Robert Pinksy is a poet, translator, and essayist and the author of 19 books. He’s also the former poet laureate of the United States. In an interview, he was asked what the single most helpful thing he learned about writing was and how it had helped him as a writer. Here’s what he answered:
“William Butler Yeats told me that there is no singing school other than studying monumental examples of magnificent singing. I perceived that my teacher Yeats meant that I had to decide for myself what those magnificent examples were. He also meant, I thought, that it was not just enough to read them. I had to study them. The way a young filmmaker studies films. Or a guitar player listens to great guitar playing.”
“So I began memorizing and typing out and thinking about things I thought were great. From Homer to Ginsberg and back again. I still feel nourished as a writer if I read a few pages of Ulysses or discover a Dickinson poem I had overlooked.”
My playwrighting coach once said that one of the best pieces of advice he ever received on writing was the suggestion that he take one play he loved and just study it over and over again for a year. In short, there may be a lot of value in going deep instead of going wide: In really becoming intimate with a handful of works that really affect you emotionally.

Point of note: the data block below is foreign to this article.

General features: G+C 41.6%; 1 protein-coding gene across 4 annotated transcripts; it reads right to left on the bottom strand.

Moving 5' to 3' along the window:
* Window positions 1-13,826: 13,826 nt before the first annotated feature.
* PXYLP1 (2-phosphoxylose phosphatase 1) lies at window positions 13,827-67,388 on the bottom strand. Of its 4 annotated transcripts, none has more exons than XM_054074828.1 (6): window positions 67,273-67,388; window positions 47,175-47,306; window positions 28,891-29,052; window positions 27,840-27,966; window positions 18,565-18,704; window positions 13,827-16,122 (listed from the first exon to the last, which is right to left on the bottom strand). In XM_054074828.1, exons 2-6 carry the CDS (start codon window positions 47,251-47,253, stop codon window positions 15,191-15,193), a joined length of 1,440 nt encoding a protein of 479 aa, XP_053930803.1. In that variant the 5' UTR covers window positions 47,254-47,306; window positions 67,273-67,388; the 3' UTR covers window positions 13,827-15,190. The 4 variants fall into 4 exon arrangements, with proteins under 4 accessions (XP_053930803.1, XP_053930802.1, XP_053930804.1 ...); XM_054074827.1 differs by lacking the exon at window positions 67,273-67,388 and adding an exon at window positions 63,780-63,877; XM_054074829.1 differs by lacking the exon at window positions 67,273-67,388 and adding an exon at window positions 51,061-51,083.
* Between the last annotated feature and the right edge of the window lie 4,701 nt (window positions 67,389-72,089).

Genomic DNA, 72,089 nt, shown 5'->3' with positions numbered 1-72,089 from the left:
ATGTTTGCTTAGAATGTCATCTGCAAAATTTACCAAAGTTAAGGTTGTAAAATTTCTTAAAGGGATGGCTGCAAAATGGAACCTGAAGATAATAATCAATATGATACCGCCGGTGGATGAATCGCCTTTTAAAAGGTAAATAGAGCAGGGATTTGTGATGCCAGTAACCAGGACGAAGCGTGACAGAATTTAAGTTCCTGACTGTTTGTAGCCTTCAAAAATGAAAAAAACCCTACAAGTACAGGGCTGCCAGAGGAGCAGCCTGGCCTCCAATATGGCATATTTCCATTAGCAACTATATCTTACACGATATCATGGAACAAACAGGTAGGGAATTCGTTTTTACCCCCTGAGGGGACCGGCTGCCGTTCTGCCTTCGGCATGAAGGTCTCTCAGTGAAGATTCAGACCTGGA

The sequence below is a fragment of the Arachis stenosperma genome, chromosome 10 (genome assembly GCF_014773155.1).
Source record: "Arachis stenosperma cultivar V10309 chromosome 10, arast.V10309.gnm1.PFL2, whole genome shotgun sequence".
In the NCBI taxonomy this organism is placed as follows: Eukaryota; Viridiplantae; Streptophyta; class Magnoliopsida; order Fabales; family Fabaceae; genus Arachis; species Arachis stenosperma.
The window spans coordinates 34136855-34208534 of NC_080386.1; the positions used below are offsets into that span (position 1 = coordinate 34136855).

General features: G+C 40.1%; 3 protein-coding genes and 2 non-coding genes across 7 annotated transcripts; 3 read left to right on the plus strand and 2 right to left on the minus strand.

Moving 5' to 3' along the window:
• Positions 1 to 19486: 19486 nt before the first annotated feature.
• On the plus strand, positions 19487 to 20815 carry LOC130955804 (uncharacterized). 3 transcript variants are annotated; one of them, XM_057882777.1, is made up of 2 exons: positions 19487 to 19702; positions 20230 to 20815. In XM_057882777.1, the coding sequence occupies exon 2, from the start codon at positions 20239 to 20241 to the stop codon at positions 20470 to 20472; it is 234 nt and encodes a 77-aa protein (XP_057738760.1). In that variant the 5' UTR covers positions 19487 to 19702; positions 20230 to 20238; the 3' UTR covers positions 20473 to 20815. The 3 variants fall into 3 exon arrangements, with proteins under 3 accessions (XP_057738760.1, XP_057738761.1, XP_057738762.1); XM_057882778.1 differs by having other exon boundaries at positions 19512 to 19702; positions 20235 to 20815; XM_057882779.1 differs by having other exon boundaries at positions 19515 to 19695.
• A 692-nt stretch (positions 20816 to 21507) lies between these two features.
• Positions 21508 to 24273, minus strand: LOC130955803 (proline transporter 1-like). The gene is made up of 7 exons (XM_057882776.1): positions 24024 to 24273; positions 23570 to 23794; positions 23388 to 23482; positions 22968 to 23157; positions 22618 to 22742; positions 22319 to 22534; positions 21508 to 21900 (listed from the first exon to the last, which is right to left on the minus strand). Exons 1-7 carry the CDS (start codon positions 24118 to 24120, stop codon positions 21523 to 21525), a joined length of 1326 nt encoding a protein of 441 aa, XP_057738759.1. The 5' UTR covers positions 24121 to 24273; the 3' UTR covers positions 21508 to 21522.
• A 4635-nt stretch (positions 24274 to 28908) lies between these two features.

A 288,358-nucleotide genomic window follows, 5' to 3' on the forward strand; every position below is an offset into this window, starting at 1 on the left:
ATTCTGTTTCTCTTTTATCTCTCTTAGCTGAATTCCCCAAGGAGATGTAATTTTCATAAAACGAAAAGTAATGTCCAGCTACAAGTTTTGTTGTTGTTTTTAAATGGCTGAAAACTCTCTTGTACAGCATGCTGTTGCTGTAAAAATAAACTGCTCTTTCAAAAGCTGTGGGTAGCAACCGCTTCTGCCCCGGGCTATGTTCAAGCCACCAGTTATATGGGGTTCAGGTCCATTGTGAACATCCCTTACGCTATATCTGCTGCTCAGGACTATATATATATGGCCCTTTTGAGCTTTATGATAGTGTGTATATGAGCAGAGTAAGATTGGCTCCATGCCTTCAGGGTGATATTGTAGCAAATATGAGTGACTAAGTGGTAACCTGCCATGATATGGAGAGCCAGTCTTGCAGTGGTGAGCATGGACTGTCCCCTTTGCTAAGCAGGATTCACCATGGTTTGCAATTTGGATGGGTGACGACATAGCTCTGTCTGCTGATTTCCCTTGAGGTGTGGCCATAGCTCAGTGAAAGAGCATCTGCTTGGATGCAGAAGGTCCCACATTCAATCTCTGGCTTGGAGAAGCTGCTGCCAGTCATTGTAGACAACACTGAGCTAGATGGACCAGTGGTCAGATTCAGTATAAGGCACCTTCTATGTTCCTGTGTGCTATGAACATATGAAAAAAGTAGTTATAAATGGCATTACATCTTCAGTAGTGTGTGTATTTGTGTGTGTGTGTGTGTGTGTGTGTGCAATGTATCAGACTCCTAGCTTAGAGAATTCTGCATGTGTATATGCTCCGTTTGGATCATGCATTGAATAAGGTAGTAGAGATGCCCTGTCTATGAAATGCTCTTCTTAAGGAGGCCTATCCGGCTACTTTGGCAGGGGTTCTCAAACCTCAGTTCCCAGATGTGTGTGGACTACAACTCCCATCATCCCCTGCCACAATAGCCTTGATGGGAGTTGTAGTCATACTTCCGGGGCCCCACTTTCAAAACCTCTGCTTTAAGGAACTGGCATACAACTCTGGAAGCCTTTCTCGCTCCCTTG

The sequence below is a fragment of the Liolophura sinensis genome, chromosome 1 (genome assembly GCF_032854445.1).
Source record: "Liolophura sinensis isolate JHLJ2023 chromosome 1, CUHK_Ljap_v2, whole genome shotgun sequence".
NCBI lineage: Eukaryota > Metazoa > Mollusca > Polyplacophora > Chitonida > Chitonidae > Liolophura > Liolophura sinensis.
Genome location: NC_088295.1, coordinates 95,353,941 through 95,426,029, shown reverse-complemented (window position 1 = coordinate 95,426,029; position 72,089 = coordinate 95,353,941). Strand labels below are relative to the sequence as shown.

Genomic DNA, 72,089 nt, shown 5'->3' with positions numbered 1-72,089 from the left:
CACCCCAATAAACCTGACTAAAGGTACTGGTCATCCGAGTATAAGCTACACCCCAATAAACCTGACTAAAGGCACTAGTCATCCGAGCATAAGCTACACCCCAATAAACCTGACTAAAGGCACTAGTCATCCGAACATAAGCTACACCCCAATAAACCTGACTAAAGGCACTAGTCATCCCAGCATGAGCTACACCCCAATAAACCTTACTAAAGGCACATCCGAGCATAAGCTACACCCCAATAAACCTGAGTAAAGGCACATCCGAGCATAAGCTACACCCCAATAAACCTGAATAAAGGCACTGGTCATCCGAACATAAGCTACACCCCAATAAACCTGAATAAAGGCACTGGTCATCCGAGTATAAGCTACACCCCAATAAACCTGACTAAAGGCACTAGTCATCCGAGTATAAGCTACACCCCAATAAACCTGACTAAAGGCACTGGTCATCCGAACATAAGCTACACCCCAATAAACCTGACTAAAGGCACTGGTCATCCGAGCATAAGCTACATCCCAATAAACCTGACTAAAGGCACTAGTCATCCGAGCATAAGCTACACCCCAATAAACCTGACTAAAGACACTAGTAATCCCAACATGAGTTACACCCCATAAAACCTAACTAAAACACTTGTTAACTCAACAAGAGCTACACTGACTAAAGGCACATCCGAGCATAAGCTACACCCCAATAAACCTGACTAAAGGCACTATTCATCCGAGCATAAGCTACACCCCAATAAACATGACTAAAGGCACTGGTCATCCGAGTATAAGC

I love Robert’s strategy for really studying works he admired: He memorized or typed them out so that he could really absorb them body, mind, and soul. It may sound strange, but just the act of physically writing out a page of prose that you absolutely love or a poem that moves you in mysterious ways can make you feel closer to it and give you greater insight into how it works and why a writer made certain word choices. This is a simple, yet powerful way to begin to understand a writer you admire more fully. Why not try it and see if it makes a difference? Write on!